Foremost among the traditions of the festival are the ‘castells’, or ‘castles’, as the human towers are called, which have been played for two centuries by neighborhood bands not only in Barcelona but at local festivals across Catalonia. .

Dozens of “castellers,” or group members, stand tight against each other, pressing every inch of their bodies against each other to form a base. The progressively lighter limbs then rise to establish six or more human levels until they form support for the top performer, a young child wearing a mandatory helmet – and, this year, a KN95 face mask.

“What we love is succeeding in a challenge that we can only overcome together. It’s very identity-based,” said Dan Esteban, a casteller and former leader of the group representing the Poble Sec neighborhood, just outside the medieval core.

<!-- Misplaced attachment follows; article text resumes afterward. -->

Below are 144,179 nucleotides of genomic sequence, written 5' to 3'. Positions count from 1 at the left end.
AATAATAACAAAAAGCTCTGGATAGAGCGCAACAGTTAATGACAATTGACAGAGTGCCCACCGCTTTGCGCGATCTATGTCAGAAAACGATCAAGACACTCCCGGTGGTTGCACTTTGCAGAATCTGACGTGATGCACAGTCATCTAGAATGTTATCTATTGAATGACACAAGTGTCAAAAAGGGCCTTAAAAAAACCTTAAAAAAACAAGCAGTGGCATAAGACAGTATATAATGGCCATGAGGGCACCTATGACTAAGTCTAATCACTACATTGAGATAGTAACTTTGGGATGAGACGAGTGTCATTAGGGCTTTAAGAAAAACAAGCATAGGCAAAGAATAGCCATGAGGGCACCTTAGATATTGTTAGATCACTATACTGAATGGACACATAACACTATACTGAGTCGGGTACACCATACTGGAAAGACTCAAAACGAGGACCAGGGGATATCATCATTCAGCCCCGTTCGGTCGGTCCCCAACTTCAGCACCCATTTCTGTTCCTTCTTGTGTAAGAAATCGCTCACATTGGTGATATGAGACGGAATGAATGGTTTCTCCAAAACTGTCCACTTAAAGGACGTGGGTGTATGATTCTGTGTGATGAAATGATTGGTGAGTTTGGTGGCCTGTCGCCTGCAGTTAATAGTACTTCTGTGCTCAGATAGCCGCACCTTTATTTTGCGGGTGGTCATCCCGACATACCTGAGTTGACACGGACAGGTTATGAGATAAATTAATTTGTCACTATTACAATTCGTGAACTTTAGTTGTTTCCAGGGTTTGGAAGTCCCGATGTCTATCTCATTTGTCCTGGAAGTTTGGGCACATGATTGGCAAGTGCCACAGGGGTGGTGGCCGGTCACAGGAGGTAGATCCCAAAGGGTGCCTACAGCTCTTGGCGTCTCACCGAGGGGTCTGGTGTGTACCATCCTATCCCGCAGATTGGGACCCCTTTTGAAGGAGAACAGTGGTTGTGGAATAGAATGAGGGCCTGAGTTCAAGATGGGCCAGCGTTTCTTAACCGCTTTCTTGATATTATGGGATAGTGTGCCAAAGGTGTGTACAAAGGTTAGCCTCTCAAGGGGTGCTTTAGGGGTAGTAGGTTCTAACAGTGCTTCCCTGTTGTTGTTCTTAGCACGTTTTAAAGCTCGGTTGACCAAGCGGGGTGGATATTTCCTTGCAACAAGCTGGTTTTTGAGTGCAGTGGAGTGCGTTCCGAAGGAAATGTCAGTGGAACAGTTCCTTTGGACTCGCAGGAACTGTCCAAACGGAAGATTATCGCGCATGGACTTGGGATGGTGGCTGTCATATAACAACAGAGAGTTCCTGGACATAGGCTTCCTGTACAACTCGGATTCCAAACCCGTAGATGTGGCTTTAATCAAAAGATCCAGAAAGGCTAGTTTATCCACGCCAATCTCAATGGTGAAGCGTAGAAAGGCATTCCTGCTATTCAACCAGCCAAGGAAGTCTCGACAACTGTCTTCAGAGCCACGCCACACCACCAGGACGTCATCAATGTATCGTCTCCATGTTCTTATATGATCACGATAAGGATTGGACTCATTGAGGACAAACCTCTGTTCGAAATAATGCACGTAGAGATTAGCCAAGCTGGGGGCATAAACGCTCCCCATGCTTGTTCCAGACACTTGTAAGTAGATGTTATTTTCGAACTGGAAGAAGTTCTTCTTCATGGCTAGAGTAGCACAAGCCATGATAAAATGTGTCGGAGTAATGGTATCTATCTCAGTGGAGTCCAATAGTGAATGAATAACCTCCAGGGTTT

Two years of pandemic restrictions and lockdowns in hard-hit Spain left people without practice, and Esteban said the band were unable to train at all until September. Even now, fewer people than usual are showing up for the bi-weekly sessions, which are crucial for everyone to work together, as moving an inch can bring the whole structure down.

Cristina Velasco also worried about regaining lost ground as she planned this year’s ‘correfoc’, another traditional element of the festival in which adults and children parade in horned devil costumes alongside rotating fireworks . Sunday evening would be the first full parade since the pandemic, with fewer children participating as some turned to other activities and did not return.

“We feel like we have to do it because otherwise we’re going to lose it,” said Velasco, who has been dressing up as the devil for 30 years and is president of the city’s federation of three dozen neighborhood correfoc groups.

Teaching young people about the allegorical and historical origins of the correfoc tradition is vital, she says, even though “99% of people don’t even know where the devil comes from.”